Easy recipes adopted for cooking at home:

1. Italian Chicken Soup 
2. Risotto Milanese 
3. Pesto Tuna 
4. Pasta with garlic, olive oil, and parsley
5. Lavash Pizza  
6. Easy Whole Roasted Chicken 
7. Rosemary Chicken   
8. Pizza Calabrese  
9. Eggplant Parmigiana
10. Scallops with Pan Simmered Tomatoes
11. Roasted Peppers
12. Pork Chops with Pan Roasted Mushrooms and Chicory Greens 
13. Classic Salad Dressing
14. Baked Flounder with Fennel Salad
15. Couscous with Feta and Tomatoes
16. Lamb and Beef Kufta Kebab
17. Braised Short Ribs in Red Wine
18. Lentil Soup
19, Onion and Potato Fritatta
20. Oven Roasted Vegetables 

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  • http://www.evanlucas.blogspot.com Evan

    Another excellent post! I think I’m going to start following your advice and then documenting it.

  • http://www.thegreenestdollar.com Heather

    Vince,
    Thanks for this awesome list of recipes!
    Have you checked out the blog: http://cheaphealthygood.blogspot.com/
    It’s a frugal cooking site, and the girls that write it do a really great job; very funny. I think you might like it!
    I’ll definitely be trying some of these recipes, especially the veggie ones (not a meat-eater).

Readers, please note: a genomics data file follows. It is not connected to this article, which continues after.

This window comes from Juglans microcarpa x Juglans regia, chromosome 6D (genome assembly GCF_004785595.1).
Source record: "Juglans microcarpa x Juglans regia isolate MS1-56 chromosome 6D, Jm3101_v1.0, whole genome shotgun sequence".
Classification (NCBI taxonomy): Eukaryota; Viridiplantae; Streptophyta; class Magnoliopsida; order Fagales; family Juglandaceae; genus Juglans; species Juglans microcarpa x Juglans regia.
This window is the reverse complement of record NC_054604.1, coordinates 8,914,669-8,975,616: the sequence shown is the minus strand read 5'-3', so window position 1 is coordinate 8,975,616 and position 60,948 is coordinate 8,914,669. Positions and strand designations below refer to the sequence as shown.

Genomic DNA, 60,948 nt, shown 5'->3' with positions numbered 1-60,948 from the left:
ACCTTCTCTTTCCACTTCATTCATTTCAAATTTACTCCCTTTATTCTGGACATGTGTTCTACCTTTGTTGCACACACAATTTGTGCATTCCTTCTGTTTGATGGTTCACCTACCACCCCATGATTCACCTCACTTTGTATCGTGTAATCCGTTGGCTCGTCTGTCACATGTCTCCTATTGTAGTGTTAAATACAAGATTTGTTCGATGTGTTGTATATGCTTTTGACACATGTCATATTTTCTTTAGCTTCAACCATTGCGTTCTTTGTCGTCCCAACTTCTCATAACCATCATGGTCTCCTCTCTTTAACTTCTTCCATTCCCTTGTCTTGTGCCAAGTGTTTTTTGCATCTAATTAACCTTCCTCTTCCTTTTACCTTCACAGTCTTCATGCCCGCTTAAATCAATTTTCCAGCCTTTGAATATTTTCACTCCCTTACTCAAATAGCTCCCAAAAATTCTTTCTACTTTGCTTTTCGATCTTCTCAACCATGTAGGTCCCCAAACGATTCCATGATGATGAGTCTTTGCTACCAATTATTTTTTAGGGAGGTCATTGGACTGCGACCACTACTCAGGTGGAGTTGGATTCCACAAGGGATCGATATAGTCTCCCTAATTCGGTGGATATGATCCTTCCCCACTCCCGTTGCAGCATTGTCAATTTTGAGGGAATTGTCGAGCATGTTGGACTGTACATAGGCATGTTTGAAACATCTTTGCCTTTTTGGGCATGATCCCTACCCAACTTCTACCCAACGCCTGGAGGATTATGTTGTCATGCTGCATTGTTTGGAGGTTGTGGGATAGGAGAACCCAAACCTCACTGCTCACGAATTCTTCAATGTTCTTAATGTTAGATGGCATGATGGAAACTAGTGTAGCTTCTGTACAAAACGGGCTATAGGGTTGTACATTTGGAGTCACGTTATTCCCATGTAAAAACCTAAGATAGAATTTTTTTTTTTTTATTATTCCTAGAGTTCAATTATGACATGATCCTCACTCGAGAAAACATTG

• Jen

    Excellent post. Few restaurant meals can compare to a meal lovingly cooked at home with fresh, quality ingredients.
    For some reason the Chicken Thighs and Mint, Classic Salad Dressing, Onion and Potato Frittata, and Oven Roasted Vegetable links aren’t working for me. Two give an error, and two link to the wrong recipe.

  • http://www.scordo.com/blog/2009/01/cheap-eats-four-recession-proo.html Scordo.com

    Cheap Eats: Four Recession Proof Ingredients for Cooking at Home

    As I’ve said in the past, eating out/ordering in is a colossal waste of money and beyond the occasional breakdown or special night out I tend not to reach for the Chinese take out menu or make reservations at our…

  • Anonymous

    While I agree with you for the most part, let me tell you why I eat out occasionally. One, it provides jobs for people who may not have one otherwise. The other is that I get to spend quality time with my spouse and am even more appreciative of my children when I get back. Sometimes mom’s just need a break! I do agree that it’s a huge chunk of money and there’s little to no control over what you are actually getting. Thanks for the wonderful article!

  • http://www.sayeducate.com/2009/02/04/should-you-stock-up-on-groceries-in-advance-of-inflation/ Matt Keegan